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The story of the first Indian to make a fortune on British soil. Of noble origins, Sake Deen Mohammad was the first to open an Indian restaurant and, more importantly, the inventor of the modern shampoo.
From the Bengali nobility
Sake Deen Mahomed was born in 1759 in Pitna, then a Bengali part of British India. His family was Muslim (“Sake Dean Mahomed” is the Anglicization of “Sheikh Deen Mohammad”) and very close to the most powerful family in the area: the Nawab of Bengal; these were a Shiite dynasty that administered the territory on behalf of the Mughals. At 10, he was taken under the wing of Captain Godfrey Evan Baker, serving as a trainee surgeon during the wars against the Maratha. These experiences allowed the young man to get a clearer idea of his country and the crisis he was facing, also cementing his friendship with the captain.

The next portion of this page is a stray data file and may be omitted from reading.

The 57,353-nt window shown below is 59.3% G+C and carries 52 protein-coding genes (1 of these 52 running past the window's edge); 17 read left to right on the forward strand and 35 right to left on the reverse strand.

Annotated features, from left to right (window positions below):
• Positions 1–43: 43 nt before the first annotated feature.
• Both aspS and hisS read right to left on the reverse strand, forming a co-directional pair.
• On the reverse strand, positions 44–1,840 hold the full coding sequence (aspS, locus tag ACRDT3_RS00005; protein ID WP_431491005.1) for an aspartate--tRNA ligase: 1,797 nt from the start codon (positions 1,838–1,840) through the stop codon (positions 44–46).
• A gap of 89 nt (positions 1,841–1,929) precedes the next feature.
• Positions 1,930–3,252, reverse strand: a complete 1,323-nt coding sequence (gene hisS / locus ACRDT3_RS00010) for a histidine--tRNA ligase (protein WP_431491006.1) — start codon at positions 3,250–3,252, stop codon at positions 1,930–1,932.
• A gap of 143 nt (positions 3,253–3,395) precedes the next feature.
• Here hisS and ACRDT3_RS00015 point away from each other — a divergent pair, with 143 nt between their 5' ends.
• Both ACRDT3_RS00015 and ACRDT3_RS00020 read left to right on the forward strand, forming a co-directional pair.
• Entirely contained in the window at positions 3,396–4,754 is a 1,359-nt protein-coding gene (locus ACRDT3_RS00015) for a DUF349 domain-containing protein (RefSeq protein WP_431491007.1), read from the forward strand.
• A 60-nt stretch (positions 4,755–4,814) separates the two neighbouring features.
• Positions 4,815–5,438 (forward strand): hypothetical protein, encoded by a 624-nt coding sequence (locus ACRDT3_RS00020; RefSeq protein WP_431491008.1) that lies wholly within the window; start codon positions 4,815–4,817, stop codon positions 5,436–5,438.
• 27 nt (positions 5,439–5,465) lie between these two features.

At 10, he was taken under the wing of Captain Godfrey Evan Baker, serving as a trainee surgeon during the wars against the Maratha. These experiences allowed the young man to get a clearer idea of his country and the crisis he was facing, also cementing his friendship with the captain.
The first Indian in the UK
Initially, Deen didn’t head straight to England, preferring to stop first in Cork, where Baker was originally from. From here he will then move to London, where he will find work in the Turkish baths of the nabob Basil Cochrane, here he was able to experiment with the first prototypes of shampoos that he will develop, however, only later. Before him, in fact, he had the opportunity to realize his dream: to open the first Indian restaurant on British soil.
In 1810 the “Hindostane Coffee House” on George Street finally opened its doors, in which, in addition to food, it also offered hookahs and other typical goods of their land. Unfortunately, however, the restaurant did not do as well as hoped and Deen was forced to close it in 1814, thus moving to Brighton. Here he opened his first Turkish baths, offering the final prototype of his shampoo, achieving incredible success. His fame grew faster and faster, so much so that both King George IV and King William IV became regular customers of him. He died only in 1851, transforming British society with objects and flavors that are still part of our daily life today.
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